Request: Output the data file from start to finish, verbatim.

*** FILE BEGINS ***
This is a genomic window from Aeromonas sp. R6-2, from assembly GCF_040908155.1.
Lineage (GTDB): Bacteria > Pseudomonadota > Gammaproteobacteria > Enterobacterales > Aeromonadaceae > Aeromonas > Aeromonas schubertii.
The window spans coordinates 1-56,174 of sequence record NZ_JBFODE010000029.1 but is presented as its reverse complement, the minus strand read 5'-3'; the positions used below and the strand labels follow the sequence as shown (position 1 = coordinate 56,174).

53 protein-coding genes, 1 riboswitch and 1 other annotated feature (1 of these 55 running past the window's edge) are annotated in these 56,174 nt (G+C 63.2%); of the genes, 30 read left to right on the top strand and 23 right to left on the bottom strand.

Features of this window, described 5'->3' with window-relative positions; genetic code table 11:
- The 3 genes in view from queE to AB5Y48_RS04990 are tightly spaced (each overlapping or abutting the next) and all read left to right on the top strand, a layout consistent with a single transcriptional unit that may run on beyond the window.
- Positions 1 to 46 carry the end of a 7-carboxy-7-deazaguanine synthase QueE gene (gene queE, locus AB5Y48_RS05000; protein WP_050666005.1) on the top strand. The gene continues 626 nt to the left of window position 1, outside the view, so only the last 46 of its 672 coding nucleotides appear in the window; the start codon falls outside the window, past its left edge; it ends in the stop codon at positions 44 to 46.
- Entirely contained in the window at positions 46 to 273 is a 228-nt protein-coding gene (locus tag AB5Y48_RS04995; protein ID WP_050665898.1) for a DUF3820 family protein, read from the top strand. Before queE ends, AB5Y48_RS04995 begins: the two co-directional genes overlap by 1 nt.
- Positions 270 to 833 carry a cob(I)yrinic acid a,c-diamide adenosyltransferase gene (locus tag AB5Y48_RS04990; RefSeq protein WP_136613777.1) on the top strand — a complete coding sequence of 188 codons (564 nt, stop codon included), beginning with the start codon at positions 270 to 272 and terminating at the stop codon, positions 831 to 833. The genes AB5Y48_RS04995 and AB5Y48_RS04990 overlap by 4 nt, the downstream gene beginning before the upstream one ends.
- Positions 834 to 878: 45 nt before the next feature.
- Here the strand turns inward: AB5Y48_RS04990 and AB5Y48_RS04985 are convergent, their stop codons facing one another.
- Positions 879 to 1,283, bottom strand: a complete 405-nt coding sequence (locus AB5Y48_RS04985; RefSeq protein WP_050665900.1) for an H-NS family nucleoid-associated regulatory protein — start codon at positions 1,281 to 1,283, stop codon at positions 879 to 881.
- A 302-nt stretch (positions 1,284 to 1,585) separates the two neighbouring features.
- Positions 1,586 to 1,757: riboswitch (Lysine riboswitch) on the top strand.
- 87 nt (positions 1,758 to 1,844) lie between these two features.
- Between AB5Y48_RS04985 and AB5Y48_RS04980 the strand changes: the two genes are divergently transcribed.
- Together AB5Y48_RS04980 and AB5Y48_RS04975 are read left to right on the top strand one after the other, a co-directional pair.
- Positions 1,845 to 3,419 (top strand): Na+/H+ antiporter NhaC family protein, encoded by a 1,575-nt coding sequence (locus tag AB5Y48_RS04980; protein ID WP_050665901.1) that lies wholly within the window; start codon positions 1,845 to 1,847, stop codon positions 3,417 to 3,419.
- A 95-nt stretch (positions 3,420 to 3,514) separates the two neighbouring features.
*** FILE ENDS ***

This is a genomic window from Aeromonas sp. R6-2, from assembly GCF_040908155.1.
Lineage (GTDB): Bacteria > Pseudomonadota > Gammaproteobacteria > Enterobacterales > Aeromonadaceae > Aeromonas > Aeromonas schubertii.
The window spans coordinates 1-56,174 of sequence record NZ_JBFODE010000029.1 but is presented as its reverse complement, the minus strand read 5'-3'; the positions used below and the strand labels follow the sequence as shown (position 1 = coordinate 56,174).

53 protein-coding genes, 1 riboswitch and 1 other annotated feature (1 of these 55 running past the window's edge) are annotated in these 56,174 nt (G+C 63.2%); of the genes, 30 read left to right on the top strand and 23 right to left on the bottom strand.

Features of this window, described 5'->3' with window-relative positions; genetic code table 11:
- The 3 genes in view from queE to AB5Y48_RS04990 are tightly spaced (each overlapping or abutting the next) and all read left to right on the top strand, a layout consistent with a single transcriptional unit that may run on beyond the window.
- Positions 1 to 46 carry the end of a 7-carboxy-7-deazaguanine synthase QueE gene (gene queE, locus AB5Y48_RS05000; protein WP_050666005.1) on the top strand. The gene continues 626 nt to the left of window position 1, outside the view, so only the last 46 of its 672 coding nucleotides appear in the window; the start codon falls outside the window, past its left edge; it ends in the stop codon at positions 44 to 46.
- Entirely contained in the window at positions 46 to 273 is a 228-nt protein-coding gene (locus tag AB5Y48_RS04995; protein ID WP_050665898.1) for a DUF3820 family protein, read from the top strand. Before queE ends, AB5Y48_RS04995 begins: the two co-directional genes overlap by 1 nt.
- Positions 270 to 833 carry a cob(I)yrinic acid a,c-diamide adenosyltransferase gene (locus tag AB5Y48_RS04990; RefSeq protein WP_136613777.1) on the top strand — a complete coding sequence of 188 codons (564 nt, stop codon included), beginning with the start codon at positions 270 to 272 and terminating at the stop codon, positions 831 to 833. The genes AB5Y48_RS04995 and AB5Y48_RS04990 overlap by 4 nt, the downstream gene beginning before the upstream one ends.
- Positions 834 to 878: 45 nt before the next feature.
- Here the strand turns inward: AB5Y48_RS04990 and AB5Y48_RS04985 are convergent, their stop codons facing one another.
- Positions 879 to 1,283, bottom strand: a complete 405-nt coding sequence (locus AB5Y48_RS04985; RefSeq protein WP_050665900.1) for an H-NS family nucleoid-associated regulatory protein — start codon at positions 1,281 to 1,283, stop codon at positions 879 to 881.
- A 302-nt stretch (positions 1,284 to 1,585) separates the two neighbouring features.
- Positions 1,586 to 1,757: riboswitch (Lysine riboswitch) on the top strand.
- 87 nt (positions 1,758 to 1,844) lie between these two features.
- Between AB5Y48_RS04985 and AB5Y48_RS04980 the strand changes: the two genes are divergently transcribed.
- Together AB5Y48_RS04980 and AB5Y48_RS04975 are read left to right on the top strand one after the other, a co-directional pair.
- Positions 1,845 to 3,419 (top strand): Na+/H+ antiporter NhaC family protein, encoded by a 1,575-nt coding sequence (locus tag AB5Y48_RS04980; protein ID WP_050665901.1) that lies wholly within the window; start codon positions 1,845 to 1,847, stop codon positions 3,417 to 3,419.
- A 95-nt stretch (positions 3,420 to 3,514) separates the two neighbouring features.